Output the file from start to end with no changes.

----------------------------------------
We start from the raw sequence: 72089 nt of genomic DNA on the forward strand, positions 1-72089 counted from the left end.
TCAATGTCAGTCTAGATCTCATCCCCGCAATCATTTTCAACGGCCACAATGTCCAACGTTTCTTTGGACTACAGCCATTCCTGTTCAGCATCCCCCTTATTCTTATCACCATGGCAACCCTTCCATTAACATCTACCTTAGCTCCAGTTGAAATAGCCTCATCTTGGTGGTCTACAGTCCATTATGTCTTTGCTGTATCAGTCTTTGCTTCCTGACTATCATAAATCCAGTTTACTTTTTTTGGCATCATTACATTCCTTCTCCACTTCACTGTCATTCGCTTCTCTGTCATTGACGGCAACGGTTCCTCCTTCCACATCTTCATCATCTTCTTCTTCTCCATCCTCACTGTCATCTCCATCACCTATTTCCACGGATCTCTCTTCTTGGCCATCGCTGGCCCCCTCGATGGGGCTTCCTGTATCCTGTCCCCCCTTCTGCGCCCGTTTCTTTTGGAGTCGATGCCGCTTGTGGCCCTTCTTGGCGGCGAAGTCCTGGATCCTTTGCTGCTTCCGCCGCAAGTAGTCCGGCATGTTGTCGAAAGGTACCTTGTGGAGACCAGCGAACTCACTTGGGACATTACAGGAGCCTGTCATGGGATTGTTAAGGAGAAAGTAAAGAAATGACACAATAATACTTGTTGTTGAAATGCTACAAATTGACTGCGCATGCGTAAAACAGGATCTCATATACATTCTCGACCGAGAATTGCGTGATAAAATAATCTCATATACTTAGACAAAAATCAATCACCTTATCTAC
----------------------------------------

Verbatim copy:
We start from the raw sequence: 72089 nt of genomic DNA on the forward strand, positions 1-72089 counted from the left end.
TCAATGTCAGTCTAGATCTCATCCCCGCAATCATTTTCAACGGCCACAATGTCCAACGTTTCTTTGGACTACAGCCATTCCTGTTCAGCATCCCCCTTATTCTTATCACCATGGCAACCCTTCCATTAACATCTACCTTAGCTCCAGTTGAAATAGCCTCATCTTGGTGGTCTACAGTCCATTATGTCTTTGCTGTATCAGTCTTTGCTTCCTGACTATCATAAATCCAGTTTACTTTTTTTGGCATCATTACATTCCTTCTCCACTTCACTGTCATTCGCTTCTCTGTCATTGACGGCAACGGTTCCTCCTTCCACATCTTCATCATCTTCTTCTTCTCCATCCTCACTGTCATCTCCATCACCTATTTCCACGGATCTCTCTTCTTGGCCATCGCTGGCCCCCTCGATGGGGCTTCCTGTATCCTGTCCCCCCTTCTGCGCCCGTTTCTTTTGGAGTCGATGCCGCTTGTGGCCCTTCTTGGCGGCGAAGTCCTGGATCCTTTGCTGCTTCCGCCGCAAGTAGTCCGGCATGTTGTCGAAAGGTACCTTGTGGAGACCAGCGAACTCACTTGGGACATTACAGGAGCCTGTCATGGGATTGTTAAGGAGAAAGTAAAGAAATGACACAATAATACTTGTTGTTGAAATGCTACAAATTGACTGCGCATGCGTAAAACAGGATCTCATATACATTCTCGACCGAGAATTGCGTGATAAAATAATCTCATATACTTAGACAAAAATCAATCACCTTATCTAC